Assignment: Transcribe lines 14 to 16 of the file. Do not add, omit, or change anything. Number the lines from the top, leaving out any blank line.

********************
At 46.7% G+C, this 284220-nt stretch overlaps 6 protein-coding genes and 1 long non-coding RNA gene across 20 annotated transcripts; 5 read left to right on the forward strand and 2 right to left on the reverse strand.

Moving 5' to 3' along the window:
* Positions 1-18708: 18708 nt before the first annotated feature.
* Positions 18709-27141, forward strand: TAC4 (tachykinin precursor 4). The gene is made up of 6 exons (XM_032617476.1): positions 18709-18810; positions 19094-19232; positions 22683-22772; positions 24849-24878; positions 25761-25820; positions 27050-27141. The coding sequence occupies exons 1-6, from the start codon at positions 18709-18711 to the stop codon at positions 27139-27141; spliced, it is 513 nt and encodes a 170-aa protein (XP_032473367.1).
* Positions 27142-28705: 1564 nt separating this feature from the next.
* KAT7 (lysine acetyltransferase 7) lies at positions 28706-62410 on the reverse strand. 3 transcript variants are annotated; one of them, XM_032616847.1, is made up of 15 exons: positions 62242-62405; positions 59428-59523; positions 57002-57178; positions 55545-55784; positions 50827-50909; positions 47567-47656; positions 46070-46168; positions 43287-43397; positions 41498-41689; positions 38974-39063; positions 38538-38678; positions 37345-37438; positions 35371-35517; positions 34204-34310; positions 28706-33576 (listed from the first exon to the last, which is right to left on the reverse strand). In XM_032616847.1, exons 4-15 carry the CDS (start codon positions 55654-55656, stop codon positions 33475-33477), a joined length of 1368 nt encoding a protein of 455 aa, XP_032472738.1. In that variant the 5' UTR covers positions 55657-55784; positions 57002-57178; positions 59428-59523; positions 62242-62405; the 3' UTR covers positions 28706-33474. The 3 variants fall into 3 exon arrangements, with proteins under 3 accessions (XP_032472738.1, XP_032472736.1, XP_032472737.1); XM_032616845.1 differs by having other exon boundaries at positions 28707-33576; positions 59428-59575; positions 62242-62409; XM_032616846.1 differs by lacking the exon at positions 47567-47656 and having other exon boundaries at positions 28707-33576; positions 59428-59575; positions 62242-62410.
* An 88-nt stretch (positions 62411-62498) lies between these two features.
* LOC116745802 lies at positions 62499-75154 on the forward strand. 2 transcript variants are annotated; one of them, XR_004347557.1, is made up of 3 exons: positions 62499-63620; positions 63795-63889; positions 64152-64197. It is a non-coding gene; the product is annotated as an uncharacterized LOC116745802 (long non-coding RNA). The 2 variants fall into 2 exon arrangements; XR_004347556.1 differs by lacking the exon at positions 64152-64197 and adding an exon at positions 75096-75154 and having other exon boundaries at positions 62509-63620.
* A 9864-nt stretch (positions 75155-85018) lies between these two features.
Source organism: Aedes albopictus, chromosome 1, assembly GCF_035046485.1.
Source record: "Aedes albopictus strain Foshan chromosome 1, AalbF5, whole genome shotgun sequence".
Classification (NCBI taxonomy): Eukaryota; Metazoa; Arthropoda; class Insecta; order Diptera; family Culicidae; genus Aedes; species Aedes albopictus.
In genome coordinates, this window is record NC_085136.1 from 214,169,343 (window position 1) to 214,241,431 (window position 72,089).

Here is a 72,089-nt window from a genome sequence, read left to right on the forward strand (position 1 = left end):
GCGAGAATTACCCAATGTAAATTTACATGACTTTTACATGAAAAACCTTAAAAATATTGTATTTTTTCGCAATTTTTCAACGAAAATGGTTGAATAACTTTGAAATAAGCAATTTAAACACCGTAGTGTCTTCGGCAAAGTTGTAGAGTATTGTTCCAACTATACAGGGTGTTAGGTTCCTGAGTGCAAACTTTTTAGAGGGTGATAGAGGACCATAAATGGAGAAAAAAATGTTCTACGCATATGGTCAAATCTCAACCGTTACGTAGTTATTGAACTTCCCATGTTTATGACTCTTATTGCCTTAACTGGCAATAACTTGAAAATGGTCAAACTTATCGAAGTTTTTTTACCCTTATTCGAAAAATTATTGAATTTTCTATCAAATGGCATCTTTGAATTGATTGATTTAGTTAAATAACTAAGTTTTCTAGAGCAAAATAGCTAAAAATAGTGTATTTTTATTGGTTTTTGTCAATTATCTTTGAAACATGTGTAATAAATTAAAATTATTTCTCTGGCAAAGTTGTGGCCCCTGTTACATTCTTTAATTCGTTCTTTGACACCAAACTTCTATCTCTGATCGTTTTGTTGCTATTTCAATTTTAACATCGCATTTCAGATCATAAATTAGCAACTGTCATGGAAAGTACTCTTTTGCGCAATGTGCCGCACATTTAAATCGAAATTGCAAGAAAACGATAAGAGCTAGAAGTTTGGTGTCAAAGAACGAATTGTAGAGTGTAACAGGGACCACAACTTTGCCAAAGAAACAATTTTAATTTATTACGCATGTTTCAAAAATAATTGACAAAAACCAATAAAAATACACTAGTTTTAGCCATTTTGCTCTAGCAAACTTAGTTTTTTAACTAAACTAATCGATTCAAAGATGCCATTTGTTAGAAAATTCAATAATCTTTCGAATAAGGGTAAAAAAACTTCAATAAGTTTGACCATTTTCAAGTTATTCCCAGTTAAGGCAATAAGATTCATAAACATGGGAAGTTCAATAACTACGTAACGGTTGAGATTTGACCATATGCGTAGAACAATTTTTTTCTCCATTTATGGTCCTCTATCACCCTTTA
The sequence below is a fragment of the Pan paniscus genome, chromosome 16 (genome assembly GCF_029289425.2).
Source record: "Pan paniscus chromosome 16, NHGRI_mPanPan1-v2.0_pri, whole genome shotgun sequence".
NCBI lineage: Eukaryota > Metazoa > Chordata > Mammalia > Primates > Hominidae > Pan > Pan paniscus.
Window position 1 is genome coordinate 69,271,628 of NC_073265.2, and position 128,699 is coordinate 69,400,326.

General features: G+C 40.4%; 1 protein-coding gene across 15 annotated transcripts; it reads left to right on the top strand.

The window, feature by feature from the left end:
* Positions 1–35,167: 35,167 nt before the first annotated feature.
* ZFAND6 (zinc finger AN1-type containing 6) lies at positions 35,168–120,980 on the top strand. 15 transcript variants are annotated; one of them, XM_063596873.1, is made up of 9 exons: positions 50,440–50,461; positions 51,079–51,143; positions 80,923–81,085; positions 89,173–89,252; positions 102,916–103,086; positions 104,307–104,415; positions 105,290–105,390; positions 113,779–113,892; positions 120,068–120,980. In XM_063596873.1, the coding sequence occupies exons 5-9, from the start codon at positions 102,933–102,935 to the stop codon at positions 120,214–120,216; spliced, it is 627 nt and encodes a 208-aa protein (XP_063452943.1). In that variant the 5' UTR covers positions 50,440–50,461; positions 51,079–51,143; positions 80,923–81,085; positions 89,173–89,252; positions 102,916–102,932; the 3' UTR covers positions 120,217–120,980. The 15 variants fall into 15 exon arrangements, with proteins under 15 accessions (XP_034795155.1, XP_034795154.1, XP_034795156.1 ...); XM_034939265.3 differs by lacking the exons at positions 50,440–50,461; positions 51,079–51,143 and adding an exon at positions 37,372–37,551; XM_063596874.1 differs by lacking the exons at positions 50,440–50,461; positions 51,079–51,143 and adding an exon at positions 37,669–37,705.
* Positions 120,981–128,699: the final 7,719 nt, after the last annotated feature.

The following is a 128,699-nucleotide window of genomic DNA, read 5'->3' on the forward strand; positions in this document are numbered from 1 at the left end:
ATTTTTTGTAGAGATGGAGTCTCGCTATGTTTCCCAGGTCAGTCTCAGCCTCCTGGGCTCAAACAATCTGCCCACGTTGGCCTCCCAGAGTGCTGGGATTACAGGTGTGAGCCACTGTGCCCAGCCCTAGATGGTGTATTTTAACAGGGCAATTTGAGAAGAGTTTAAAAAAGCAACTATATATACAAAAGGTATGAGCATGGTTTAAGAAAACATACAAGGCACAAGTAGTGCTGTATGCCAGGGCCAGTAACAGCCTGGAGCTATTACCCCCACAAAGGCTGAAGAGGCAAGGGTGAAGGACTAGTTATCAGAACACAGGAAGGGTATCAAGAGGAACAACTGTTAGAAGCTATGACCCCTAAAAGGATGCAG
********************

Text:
Here is a 72,089-nt window from a genome sequence, read left to right on the forward strand (position 1 = left end):
GCGAGAATTACCCAATGTAAATTTACATGACTTTTACATGAAAAACCTTAAAAATATTGTATTTTTTCGCAATTTTTCAACGAAAATGGTTGAATAACTTTGAAATAAGCAATTTAAACACCGTAGTGTCTTCGGCAAAGTTGTAGAGTATTGTTCCAACTATACAGGGTGTTAGGTTCCTGAGTGCAAACTTTTTAGAGGGTGATAGAGGACCATAAATGGAGAAAAAAATGTTCTACGCATATGGTCAAATCTCAACCGTTACGTAGTTATTGAACTTCCCATGTTTATGACTCTTATTGCCTTAACTGGCAATAACTTGAAAATGGTCAAACTTATCGAAGTTTTTTTACCCTTATTCGAAAAATTATTGAATTTTCTATCAAATGGCATCTTTGAATTGATTGATTTAGTTAAATAACTAAGTTTTCTAGAGCAAAATAGCTAAAAATAGTGTATTTTTATTGGTTTTTGTCAATTATCTTTGAAACATGTGTAATAAATTAAAATTATTTCTCTGGCAAAGTTGTGGCCCCTGTTACATTCTTTAATTCGTTCTTTGACACCAAACTTCTATCTCTGATCGTTTTGTTGCTATTTCAATTTTAACATCGCATTTCAGATCATAAATTAGCAACTGTCATGGAAAGTACTCTTTTGCGCAATGTGCCGCACATTTAAATCGAAATTGCAAGAAAACGATAAGAGCTAGAAGTTTGGTGTCAAAGAACGAATTGTAGAGTGTAACAGGGACCACAACTTTGCCAAAGAAACAATTTTAATTTATTACGCATGTTTCAAAAATAATTGACAAAAACCAATAAAAATACACTAGTTTTAGCCATTTTGCTCTAGCAAACTTAGTTTTTTAACTAAACTAATCGATTCAAAGATGCCATTTGTTAGAAAATTCAATAATCTTTCGAATAAGGGTAAAAAAACTTCAATAAGTTTGACCATTTTCAAGTTATTCCCAGTTAAGGCAATAAGATTCATAAACATGGGAAGTTCAATAACTACGTAACGGTTGAGATTTGACCATATGCGTAGAACAATTTTTTTCTCCATTTATGGTCCTCTATCACCCTTTA
The sequence below is a fragment of the Pan paniscus genome, chromosome 16 (genome assembly GCF_029289425.2).